Good Morning
Good Morning

Northport plant powering election races

The LIPA Power Plant in Northport as seen

The LIPA Power Plant in Northport as seen in this 2019 aerial picture. Credit: Newsday / John Keating

Daily Point

Who’s got the power?

With the Northport-East Northport School District hosting a public forum Wednesday evening on a proposed deal with LIPA to cut the taxes on the Northport Power Plant, it’s possible the decade-long saga is coming to an end. 

After all, the proposal, to cut what the power authority pays on the plant from $86 million annually to $46 million over seven years, was negotiated and presented by the district’s attorney, John Gross, who assumed a hard-line stance for years but now agrees this is a deal the district needs to take before a judge’s ruling brings economic ruin.

Find out what local politicians think of the potential deal here.

—Lane Filler @lanefiller

Talking Point

Sending out the same signal

President Donald Trump’s Wednesday tweet is a pretty good summary of what he wants the November election to be about: “Joe Biden and the Radical Left want to Abolish Police, Abolish ICE, Abolish Bail, Abolish Suburbs, Abolish the 2nd Amendment – and Abolish the American Way of Life,” the message said. 

It’s a similar message to the one the National Republican Congressional Committee is honing for Long Island races. 

A Tuesday memo about New York primary results from the group describes New York GOP standard-bearers like Rep. Lee Zeldin as supporters of law enforcement. 

It highlights the suburbs as a key battleground  — certainly an area of focus for Trump, who won Suffolk County in November 2016 and has been talkative about the suburbs recently, commenting negatively on fair housing rules for the suburbs and claiming in the Rose Garden Tuesday that former Vice President Joe Biden would “abolish the suburbs.” 

“Contrary to the media’s hysteria, Republicans are winning in the suburbs,” the memo notes, citing as evidence “Republicans flipping the Town of Hempstead to GOP control in last November’s election.” 

And the memo brands various Democratic candidates as radicals in general and on issues like bail reform in particular. 

In CD2, for example, the memo says that “Democrats nominated far-left candidate Jackie Gordon who has openly touted her endorsement from the socialist ‘Squad’ and has stood by dangerous policies like New York’s disastrous bail reform law.”

Asked about Gordon’s position on state bail laws in the past, her campaign has pointed to a February Politico interview in which she said she believed there was room for changes and cited the importance of “public safety.” 

Hardly a socialist, Gordon has been endorsed by the Blue Dog PAC affiliated with the centrist Democratic caucus, Gordon’s campaign said. 

But the “socialism” label has become a rallying cry for Republican campaigns around the country, from Trump on down — as reliable a national note as many Democrats’ focus on health care, a subject hardly mentioned in the GOP New York memo. 

National campaigns, of course, tend to rely on broad strokes more than complicated local realities, and sometimes the shortcuts show — as in the memo when the last name of Gordon’s GOP opponent, Assemb. Andrew Garbarino, is at one point spelled wrong.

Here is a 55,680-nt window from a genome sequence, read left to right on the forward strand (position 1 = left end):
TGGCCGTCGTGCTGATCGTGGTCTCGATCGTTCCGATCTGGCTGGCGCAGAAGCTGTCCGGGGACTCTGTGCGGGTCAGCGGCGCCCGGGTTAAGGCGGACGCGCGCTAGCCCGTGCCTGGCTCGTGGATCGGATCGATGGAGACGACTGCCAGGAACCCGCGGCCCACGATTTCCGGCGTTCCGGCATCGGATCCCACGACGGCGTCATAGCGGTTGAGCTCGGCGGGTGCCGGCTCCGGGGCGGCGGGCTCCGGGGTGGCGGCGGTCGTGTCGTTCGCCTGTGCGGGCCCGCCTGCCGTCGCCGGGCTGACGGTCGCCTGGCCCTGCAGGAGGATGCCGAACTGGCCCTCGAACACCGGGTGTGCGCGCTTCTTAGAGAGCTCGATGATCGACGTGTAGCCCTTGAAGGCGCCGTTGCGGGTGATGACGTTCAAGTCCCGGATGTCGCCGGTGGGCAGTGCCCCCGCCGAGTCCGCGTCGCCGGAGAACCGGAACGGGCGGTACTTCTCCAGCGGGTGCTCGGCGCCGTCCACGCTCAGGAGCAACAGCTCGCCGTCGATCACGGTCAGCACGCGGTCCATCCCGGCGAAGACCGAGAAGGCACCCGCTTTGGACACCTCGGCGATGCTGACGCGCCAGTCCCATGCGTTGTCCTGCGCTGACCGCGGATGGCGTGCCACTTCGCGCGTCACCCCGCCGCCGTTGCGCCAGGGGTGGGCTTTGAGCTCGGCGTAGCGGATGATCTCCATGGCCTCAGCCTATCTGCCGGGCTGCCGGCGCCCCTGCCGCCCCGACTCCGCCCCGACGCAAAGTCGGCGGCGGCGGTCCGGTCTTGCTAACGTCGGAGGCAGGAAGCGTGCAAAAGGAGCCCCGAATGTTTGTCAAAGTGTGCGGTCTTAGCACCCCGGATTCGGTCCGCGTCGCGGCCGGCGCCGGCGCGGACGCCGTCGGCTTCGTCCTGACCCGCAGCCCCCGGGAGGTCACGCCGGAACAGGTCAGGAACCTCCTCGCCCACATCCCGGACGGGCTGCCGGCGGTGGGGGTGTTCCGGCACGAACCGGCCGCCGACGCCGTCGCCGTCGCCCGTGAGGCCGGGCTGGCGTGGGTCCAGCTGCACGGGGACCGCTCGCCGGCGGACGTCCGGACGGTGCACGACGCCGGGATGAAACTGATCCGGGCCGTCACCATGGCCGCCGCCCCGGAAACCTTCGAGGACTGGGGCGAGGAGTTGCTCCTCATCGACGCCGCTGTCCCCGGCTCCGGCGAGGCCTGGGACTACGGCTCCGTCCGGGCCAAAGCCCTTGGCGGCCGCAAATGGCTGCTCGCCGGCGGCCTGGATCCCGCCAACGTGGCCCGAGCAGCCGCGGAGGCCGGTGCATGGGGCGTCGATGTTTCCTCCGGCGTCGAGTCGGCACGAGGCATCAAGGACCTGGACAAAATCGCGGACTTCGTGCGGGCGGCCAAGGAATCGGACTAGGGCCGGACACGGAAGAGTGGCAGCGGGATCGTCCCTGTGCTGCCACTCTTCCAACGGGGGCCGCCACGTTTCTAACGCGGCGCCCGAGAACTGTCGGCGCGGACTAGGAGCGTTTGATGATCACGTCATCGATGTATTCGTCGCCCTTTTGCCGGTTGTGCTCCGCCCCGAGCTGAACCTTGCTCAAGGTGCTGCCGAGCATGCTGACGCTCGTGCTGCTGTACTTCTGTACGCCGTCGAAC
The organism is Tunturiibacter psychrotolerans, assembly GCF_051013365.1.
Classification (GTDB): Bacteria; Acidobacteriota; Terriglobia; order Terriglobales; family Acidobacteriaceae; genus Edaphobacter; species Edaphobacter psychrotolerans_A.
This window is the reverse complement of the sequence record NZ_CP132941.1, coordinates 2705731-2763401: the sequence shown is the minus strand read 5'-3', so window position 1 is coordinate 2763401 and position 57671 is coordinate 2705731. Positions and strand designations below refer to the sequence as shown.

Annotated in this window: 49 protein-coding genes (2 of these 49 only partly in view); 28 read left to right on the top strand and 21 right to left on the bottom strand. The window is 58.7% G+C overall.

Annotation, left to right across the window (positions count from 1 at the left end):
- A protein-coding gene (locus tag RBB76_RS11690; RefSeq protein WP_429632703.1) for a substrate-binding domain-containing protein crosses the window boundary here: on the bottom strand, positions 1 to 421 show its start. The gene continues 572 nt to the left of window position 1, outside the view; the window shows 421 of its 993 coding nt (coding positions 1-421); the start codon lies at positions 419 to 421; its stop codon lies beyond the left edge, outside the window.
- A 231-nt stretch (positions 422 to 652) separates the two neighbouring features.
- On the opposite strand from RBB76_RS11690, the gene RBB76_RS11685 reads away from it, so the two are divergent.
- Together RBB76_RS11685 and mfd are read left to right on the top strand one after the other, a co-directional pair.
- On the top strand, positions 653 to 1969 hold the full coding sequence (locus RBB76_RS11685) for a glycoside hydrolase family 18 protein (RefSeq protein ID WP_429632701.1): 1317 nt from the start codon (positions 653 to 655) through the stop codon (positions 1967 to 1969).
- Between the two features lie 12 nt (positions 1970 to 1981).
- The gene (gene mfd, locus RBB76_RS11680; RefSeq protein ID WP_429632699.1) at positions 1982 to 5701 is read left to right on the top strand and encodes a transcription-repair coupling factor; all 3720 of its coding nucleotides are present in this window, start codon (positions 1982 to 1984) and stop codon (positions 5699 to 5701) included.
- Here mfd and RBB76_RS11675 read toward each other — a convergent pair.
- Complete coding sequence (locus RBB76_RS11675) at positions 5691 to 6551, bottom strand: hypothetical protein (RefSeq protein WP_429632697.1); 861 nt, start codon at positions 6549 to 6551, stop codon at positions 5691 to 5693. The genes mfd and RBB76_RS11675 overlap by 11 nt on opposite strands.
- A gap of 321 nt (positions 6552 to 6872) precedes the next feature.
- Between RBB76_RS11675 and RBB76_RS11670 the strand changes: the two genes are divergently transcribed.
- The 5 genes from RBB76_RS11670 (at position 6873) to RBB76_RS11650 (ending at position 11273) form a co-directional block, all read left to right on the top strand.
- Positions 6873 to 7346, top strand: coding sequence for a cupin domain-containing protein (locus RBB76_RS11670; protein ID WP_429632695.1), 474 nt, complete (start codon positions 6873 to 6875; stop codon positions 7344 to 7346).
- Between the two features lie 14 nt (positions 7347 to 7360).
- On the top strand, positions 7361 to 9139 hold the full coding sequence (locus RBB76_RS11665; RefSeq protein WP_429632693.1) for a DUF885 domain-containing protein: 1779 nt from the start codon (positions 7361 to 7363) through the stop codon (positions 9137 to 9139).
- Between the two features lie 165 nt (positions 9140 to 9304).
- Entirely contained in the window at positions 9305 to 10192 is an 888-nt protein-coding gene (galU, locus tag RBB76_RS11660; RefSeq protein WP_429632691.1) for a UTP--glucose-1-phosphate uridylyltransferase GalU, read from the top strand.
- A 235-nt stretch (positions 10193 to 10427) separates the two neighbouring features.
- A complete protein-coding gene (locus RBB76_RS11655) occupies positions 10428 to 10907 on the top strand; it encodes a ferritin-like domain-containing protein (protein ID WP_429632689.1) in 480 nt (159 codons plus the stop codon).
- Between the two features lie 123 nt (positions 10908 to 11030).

—Mark Chiusano @mjchiusano

Pencil Point

Anything you can do...

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Final Point

As Belmont Arena rises, so does Elmont Station

It’s easy for those driving near Belmont Park, or even looking at the live cam video from home, to see the new arena, and future home of the New York Islanders, rising each day.

But fewer people might realize that another part of the Belmont project also is underway: the Long Island Rail Road’s new Elmont station. 

The station falls under the Metropolitan Transportation Authority’s 2015-2019 capital plan, and projects under that previous plan, including the LIRR’s third track and the connection to Grand Central Terminal known as East Side Access, are continuing, even as other projects, those earmarked in the 2020-2024 capital plan, are on hold. 

In the case of the Elmont station, it’s even easier to keep the work going without worry about the financial implications — because there are no financial implications. The MTA isn’t responsible for the station’s $105 million price tag. Instead, the state is contributing much of the money up front, and ultimately the development team, which is known as New York Arena Partners and includes Sterling Project Development and the Islanders, will pay back most of the cost.

“The work has started and is on schedule for the first portion to be done in the fall of 2021 by hockey season,” MTA spokesman Ken Lovett told The Point on Wednesday.

That first portion involves the stop’s southern platform. The second part —the northern platform — will be finished by the end of 2022. Ultimately, both platforms will be extended to fit 12 cars, will include an overpass between them, and will be ADA compliant.

The project also includes upgrades to tracks and switches in the area. 

The MTA is still at the start of the effort, doing prep work and getting materials and equipment into place. But even that gives Islanders fans a chance to imagine a time when they’ll be able to watch their team play in a brand new arena, after taking the train to the game.

—Randi F. Marshall @RandiMarshall